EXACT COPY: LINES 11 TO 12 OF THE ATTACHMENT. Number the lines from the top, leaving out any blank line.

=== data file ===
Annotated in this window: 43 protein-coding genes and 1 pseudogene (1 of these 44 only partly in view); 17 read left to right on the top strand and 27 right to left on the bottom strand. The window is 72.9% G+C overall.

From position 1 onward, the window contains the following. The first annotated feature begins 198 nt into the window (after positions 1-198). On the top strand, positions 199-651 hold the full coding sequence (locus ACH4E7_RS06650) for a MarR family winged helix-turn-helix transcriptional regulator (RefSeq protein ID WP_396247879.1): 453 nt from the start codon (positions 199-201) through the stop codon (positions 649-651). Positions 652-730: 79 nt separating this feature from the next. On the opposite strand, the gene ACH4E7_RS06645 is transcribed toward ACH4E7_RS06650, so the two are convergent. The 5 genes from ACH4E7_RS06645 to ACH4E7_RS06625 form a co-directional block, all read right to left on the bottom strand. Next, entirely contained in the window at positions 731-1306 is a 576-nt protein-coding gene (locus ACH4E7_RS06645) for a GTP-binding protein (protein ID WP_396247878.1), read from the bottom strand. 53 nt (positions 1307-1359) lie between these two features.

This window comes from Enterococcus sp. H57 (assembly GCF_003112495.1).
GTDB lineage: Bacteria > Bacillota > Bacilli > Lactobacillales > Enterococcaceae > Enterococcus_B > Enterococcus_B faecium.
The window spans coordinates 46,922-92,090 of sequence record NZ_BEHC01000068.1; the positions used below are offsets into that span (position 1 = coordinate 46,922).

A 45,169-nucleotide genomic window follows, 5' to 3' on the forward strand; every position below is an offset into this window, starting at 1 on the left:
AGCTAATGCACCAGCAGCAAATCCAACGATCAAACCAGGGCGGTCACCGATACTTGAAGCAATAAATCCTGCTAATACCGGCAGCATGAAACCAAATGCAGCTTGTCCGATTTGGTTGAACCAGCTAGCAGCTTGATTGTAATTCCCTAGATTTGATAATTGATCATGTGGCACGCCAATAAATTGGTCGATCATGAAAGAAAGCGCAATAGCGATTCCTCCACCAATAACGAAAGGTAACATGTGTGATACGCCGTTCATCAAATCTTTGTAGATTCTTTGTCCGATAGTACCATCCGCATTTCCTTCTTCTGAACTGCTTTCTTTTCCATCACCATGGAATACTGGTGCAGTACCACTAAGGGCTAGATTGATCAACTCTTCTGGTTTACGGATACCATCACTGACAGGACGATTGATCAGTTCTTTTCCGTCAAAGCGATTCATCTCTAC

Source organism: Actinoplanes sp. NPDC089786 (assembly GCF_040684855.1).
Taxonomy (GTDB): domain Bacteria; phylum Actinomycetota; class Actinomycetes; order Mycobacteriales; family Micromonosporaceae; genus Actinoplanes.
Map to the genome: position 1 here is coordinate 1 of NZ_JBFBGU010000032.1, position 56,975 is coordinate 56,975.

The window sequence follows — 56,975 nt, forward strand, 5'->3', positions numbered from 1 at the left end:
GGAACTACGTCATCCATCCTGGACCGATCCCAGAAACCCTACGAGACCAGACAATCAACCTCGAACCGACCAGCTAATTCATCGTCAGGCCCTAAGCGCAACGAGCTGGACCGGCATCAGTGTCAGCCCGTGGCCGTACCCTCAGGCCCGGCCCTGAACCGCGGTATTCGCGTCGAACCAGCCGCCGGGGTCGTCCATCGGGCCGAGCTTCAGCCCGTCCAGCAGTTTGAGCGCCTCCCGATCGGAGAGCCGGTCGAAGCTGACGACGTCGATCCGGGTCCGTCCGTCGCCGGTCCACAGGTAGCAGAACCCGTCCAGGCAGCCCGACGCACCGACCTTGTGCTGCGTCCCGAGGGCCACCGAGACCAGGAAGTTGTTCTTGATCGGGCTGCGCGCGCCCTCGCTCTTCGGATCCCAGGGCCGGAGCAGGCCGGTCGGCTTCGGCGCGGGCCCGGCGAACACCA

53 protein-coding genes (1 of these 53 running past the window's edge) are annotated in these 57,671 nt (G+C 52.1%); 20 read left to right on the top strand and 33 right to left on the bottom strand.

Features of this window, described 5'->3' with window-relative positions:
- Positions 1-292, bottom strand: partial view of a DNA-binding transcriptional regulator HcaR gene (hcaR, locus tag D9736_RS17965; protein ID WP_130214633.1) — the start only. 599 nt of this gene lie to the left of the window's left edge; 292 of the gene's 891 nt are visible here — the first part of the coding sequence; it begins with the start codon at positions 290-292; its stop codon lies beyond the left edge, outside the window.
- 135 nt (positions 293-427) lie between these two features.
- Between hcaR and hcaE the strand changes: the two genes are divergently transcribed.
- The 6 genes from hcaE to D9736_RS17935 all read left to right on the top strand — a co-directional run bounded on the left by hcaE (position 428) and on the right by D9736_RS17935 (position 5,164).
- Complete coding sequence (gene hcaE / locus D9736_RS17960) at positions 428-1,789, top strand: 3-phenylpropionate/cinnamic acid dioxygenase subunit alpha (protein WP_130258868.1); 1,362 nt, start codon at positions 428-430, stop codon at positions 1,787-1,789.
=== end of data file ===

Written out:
The window sequence follows — 56,975 nt, forward strand, 5'->3', positions numbered from 1 at the left end:
GGAACTACGTCATCCATCCTGGACCGATCCCAGAAACCCTACGAGACCAGACAATCAACCTCGAACCGACCAGCTAATTCATCGTCAGGCCCTAAGCGCAACGAGCTGGACCGGCATCAGTGTCAGCCCGTGGCCGTACCCTCAGGCCCGGCCCTGAACCGCGGTATTCGCGTCGAACCAGCCGCCGGGGTCGTCCATCGGGCCGAGCTTCAGCCCGTCCAGCAGTTTGAGCGCCTCCCGATCGGAGAGCCGGTCGAAGCTGACGACGTCGATCCGGGTCCGTCCGTCGCCGGTCCACAGGTAGCAGAACCCGTCCAGGCAGCCCGACGCACCGACCTTGTGCTGCGTCCCGAGGGCCACCGAGACCAGGAAGTTGTTCTTGATCGGGCTGCGCGCGCCCTCGCTCTTCGGATCCCAGGGCCGGAGCAGGCCGGTCGGCTTCGGCGCGGGCCCGGCGAACACCA